Thirteen houses in Seyðisfjörður, East Iceland have collapsed or been completely destroyed by the recent mudslides in the town, Vísir reports. Experts say the damage is massive and could take months to assess. In addition to family homes, many cultural artifacts were damaged by the mudslides. Some areas of the town remain evacuated and several families will not be able to return to their homes before the new year.
Partial Evacuation Remains in Effect
Extreme rainfall over the past two weeks is the reason the mudslides occurred. Though weather conditions have improved, some areas of the town remain evacuated. A notice from the Civil Protection Department from this morning states that an alert phase remains in effect in Seyðisfjörður, along with a partial evacuation due to ongoing risk of mudslides. An “uncertainty phase” remains in effect for East Iceland due to the same risk.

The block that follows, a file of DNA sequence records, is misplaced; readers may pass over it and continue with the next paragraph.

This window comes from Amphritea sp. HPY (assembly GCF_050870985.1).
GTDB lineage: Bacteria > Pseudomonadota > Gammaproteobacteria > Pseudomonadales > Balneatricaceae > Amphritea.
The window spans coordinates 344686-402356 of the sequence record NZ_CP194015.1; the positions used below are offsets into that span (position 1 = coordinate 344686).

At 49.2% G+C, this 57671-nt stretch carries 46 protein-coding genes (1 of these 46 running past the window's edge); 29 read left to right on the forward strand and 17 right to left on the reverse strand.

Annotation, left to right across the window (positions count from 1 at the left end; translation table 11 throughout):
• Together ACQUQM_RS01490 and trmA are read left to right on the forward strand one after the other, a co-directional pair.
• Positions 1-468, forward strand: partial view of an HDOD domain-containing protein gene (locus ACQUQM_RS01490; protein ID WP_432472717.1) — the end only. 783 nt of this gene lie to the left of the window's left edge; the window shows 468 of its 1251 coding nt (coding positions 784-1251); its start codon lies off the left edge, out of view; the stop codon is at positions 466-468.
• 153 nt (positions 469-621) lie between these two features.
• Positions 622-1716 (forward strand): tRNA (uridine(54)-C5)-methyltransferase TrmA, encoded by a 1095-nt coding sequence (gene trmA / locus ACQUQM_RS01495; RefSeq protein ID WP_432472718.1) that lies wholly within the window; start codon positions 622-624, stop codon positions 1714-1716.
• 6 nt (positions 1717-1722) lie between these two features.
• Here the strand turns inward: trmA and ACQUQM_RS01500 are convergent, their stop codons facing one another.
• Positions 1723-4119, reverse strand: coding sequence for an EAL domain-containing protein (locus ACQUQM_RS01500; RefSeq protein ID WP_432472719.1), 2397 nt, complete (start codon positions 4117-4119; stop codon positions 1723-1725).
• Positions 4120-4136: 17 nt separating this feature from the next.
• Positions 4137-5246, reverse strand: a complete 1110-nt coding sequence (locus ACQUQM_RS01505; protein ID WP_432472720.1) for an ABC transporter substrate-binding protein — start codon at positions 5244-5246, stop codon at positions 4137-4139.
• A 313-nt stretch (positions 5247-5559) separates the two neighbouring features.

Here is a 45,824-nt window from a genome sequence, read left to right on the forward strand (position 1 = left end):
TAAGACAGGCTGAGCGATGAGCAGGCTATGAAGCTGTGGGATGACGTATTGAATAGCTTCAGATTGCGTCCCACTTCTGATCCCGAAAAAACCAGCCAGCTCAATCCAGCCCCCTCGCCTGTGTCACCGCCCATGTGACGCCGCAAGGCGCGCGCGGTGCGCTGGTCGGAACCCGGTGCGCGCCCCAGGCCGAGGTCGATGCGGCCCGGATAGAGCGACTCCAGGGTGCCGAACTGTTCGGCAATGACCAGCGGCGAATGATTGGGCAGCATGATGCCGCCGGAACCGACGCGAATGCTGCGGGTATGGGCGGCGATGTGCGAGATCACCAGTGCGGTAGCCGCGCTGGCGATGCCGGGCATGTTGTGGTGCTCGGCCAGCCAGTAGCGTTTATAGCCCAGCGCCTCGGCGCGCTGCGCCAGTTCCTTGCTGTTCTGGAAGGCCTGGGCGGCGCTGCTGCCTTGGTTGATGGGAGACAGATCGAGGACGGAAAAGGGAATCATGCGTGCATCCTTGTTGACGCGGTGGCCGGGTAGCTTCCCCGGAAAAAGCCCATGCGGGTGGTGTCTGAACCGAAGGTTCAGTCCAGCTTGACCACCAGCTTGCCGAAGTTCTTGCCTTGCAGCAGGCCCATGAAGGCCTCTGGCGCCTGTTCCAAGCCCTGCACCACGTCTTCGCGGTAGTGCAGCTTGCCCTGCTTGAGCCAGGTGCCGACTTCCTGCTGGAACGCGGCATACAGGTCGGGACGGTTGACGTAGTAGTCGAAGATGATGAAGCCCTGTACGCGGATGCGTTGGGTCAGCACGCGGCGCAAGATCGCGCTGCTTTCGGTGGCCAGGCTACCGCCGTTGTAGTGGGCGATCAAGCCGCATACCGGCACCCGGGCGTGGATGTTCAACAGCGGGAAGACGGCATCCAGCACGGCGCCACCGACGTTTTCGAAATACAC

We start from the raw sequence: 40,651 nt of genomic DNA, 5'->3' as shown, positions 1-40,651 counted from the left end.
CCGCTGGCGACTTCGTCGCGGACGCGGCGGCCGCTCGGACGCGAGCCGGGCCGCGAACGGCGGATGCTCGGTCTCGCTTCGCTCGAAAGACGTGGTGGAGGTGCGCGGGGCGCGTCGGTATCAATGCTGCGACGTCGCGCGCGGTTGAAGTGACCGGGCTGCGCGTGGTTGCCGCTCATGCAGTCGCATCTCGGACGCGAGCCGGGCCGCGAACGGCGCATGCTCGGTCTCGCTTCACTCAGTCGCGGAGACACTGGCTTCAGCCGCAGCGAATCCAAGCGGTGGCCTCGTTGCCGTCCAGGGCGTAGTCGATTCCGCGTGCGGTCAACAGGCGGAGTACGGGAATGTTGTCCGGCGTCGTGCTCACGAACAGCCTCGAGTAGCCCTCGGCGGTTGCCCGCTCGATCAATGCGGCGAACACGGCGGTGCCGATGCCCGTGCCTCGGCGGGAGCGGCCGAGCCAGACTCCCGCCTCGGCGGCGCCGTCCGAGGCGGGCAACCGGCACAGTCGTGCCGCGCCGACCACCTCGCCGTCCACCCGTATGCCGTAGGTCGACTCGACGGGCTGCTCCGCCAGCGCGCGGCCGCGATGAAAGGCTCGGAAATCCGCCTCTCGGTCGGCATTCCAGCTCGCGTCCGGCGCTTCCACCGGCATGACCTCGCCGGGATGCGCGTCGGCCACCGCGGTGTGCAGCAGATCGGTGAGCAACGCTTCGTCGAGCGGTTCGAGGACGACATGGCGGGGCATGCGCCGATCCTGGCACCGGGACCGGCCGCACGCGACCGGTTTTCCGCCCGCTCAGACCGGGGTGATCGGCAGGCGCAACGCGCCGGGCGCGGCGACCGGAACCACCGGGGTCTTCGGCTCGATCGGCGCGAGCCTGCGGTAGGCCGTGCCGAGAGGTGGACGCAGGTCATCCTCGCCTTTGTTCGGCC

Announcement from the Department of Civil Protection and Emergency Management and…
Not Just Property, but Cultural Loss
A working group has been appointed by the government to evaluate the damage in the town, and it will likely take months to complete the assessment. “It is too early to say how great the damage is but it’s clear that it is massive,” stated Director of the Civil Protection Department Víðir Reynisson. “My experience of such events is that it will take many months or years to fully assess the damage. The long-term rebuilding of such events generally takes five years.”
While many of the homes swept away by the mudslide were historic buildings, the disastrous event also destroyed or damaged many cultural artifacts housed in the town. The town’s historic shipyard and lathe workshop, which housed many artifacts significant to Iceland’s history, were also destroyed by the catastrophe. Experts will do their best to recover as much of the artifacts as possible.